Stillbirth: Harper’s Story

Kari was shocked to find out how common stillbirth is—about 24,000 babies are stillborn in the United States each year. Kari shares her daughter Harper’s story to help other families know they are not alone and to raise awareness of stillbirth.

Harper%26rsquo;s Story as told by her mother, Kari

I will never forget the day my husband, Marc, and I received the devastating news that would change our lives forever. I had a perfectly normal pregnancy for 39 weeks. But during a routine visit with my doctor at 39 ½ weeks, we found out our daughter, Harper, didn’t have a heartbeat. My due date was just three days away.

We were in complete shock—shattered and utterly heartbroken. Early the next morning, after a very long and sleepless night, we arrived at the hospital where I was induced into labor to give birth to a baby we could not bring home. Fourteen hours later, I delivered Harper Elizabeth. She was seven pounds and eight ounces with a head full of black hair. She had my lips and long fingers and her daddy’s cheeks and nose. We loved her so deeply. We were able to spend a few brief but precious days with her in the hospital before we had to say goodbye forever to our beautiful baby girl.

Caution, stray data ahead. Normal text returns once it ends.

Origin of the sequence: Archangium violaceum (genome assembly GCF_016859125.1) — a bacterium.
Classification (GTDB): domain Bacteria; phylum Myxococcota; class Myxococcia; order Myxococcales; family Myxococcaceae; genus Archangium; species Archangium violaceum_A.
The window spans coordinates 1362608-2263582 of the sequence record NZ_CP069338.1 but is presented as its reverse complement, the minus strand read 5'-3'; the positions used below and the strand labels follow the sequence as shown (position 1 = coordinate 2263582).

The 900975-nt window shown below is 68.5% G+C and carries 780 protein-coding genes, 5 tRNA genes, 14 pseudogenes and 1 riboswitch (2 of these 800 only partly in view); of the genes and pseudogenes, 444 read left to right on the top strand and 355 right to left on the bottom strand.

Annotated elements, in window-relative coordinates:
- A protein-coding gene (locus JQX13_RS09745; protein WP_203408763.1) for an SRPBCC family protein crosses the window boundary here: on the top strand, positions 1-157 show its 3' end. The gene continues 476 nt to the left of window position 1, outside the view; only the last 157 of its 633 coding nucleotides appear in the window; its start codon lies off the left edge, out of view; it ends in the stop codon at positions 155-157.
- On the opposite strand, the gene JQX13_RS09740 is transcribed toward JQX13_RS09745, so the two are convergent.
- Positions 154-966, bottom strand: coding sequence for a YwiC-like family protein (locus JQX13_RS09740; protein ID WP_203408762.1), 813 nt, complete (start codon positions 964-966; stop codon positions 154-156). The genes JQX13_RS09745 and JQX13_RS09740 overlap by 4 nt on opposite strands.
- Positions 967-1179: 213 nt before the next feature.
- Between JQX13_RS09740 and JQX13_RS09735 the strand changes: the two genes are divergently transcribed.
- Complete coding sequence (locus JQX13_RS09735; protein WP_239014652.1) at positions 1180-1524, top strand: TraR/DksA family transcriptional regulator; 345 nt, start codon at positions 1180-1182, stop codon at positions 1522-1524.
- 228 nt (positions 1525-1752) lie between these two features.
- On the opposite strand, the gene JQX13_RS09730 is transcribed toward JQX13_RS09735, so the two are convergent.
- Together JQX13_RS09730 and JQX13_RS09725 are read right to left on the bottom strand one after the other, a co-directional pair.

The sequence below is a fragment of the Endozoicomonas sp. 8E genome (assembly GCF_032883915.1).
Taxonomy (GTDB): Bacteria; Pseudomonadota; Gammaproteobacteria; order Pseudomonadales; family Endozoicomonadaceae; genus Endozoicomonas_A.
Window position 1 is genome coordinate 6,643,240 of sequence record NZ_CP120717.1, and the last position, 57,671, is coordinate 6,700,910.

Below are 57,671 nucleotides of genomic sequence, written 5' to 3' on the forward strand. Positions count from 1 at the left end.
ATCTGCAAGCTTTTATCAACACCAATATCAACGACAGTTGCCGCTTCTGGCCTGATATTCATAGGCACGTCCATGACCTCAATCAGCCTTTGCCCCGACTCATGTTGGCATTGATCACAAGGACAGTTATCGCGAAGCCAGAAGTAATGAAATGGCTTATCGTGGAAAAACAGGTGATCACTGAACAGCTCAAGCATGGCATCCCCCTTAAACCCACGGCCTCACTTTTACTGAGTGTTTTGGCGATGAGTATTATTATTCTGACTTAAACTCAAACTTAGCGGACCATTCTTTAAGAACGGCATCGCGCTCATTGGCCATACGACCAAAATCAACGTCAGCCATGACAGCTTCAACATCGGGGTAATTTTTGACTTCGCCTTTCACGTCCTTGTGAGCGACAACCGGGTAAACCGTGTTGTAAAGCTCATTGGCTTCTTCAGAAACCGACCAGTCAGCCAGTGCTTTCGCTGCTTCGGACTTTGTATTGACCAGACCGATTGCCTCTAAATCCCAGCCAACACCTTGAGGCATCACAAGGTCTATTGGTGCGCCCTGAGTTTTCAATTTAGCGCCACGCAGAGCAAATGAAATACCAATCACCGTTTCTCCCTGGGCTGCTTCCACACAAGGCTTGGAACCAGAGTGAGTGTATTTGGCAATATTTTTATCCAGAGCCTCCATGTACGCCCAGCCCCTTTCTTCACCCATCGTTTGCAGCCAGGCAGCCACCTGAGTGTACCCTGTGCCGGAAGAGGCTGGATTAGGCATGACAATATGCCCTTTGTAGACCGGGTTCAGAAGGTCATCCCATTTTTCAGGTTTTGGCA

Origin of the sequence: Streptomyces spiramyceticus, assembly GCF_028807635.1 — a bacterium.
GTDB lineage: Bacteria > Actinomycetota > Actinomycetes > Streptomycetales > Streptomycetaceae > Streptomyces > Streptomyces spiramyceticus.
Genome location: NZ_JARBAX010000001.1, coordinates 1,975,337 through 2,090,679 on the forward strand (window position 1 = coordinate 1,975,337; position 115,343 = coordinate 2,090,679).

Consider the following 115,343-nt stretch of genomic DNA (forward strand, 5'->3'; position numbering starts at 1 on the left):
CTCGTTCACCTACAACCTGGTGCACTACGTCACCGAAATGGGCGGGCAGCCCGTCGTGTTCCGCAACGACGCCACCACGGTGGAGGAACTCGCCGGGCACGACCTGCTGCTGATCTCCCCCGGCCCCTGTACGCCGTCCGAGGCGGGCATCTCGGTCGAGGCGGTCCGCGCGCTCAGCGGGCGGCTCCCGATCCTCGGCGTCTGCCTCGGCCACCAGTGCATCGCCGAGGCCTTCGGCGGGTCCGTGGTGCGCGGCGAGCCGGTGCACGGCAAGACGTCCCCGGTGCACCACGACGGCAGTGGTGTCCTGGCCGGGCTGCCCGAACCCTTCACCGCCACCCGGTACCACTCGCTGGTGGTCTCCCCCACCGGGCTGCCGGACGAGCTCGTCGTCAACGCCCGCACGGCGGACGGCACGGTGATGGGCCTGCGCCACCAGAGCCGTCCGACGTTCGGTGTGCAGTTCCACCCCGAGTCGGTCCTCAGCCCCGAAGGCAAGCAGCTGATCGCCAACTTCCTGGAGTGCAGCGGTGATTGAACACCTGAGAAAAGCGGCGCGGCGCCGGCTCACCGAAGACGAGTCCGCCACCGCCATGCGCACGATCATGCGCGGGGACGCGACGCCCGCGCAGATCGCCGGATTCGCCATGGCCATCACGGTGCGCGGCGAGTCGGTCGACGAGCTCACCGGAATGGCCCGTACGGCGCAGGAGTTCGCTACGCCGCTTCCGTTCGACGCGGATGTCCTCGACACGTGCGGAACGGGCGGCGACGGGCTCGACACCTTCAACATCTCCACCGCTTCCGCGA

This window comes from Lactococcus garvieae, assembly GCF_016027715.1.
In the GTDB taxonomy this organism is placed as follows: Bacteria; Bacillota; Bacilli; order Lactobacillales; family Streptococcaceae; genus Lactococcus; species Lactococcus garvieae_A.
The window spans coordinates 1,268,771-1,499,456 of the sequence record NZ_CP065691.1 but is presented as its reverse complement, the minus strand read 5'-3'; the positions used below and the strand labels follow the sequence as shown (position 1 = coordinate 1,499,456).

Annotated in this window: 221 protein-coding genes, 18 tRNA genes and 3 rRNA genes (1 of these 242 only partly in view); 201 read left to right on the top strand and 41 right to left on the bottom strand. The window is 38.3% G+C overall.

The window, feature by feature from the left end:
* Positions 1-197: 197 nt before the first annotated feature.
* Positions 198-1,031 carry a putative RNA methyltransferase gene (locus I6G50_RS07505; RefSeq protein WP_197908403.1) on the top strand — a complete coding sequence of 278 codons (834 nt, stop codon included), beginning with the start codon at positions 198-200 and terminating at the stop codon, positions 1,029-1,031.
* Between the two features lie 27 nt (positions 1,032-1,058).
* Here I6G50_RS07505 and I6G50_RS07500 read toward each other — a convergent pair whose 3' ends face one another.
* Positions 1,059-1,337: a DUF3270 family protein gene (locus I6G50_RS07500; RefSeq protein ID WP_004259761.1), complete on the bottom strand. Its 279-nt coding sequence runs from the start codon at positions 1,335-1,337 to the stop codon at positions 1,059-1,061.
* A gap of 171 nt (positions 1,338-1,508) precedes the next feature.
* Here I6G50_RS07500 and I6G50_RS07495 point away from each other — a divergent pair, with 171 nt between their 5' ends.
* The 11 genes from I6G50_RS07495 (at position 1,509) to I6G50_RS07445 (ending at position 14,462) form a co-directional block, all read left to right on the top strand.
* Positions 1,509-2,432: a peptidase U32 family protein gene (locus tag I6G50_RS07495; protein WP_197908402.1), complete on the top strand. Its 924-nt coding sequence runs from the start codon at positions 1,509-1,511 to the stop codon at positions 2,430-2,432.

After that, we faced the incomprehensible task of returning home with empty arms to plan her funeral. During those dark months after losing Harper, I spent a lot of time looking on the internet for information about stillbirth. I was shocked with what I found! Each year about 24,000 babies are stillborn in the United States.1 The causes of many stillbirths are unknown. I felt so much anger and guilt that I couldn’t protect my baby. I wanted to do something to raise awareness and to help other people not go through what we had.

Shortly after we lost Harper, I made a YouTube tribute video for her, and I do work within my community to help raise awareness about stillbirth. Doing acts of service in her honor has helped me tremendously in my healing process.

Last year, my husband and I welcomed our next child, our rainbow baby, into our family. We named him Colton. Although our family will never be complete without Harper, I am grateful each and every day for the gift of our daughter. We think of her daily, and we will carry her in our hearts for the rest of our lives until we meet again.

CDC would like to thank Kari for sharing her family’s story.


  1. MacDorman MF, Gregory ECW. Fetal and perinatal mortality: United States, 2013. National vital statistics reports; vol 64 no 8. Hyattsville, MD: National Center for Health Statistics. 2015.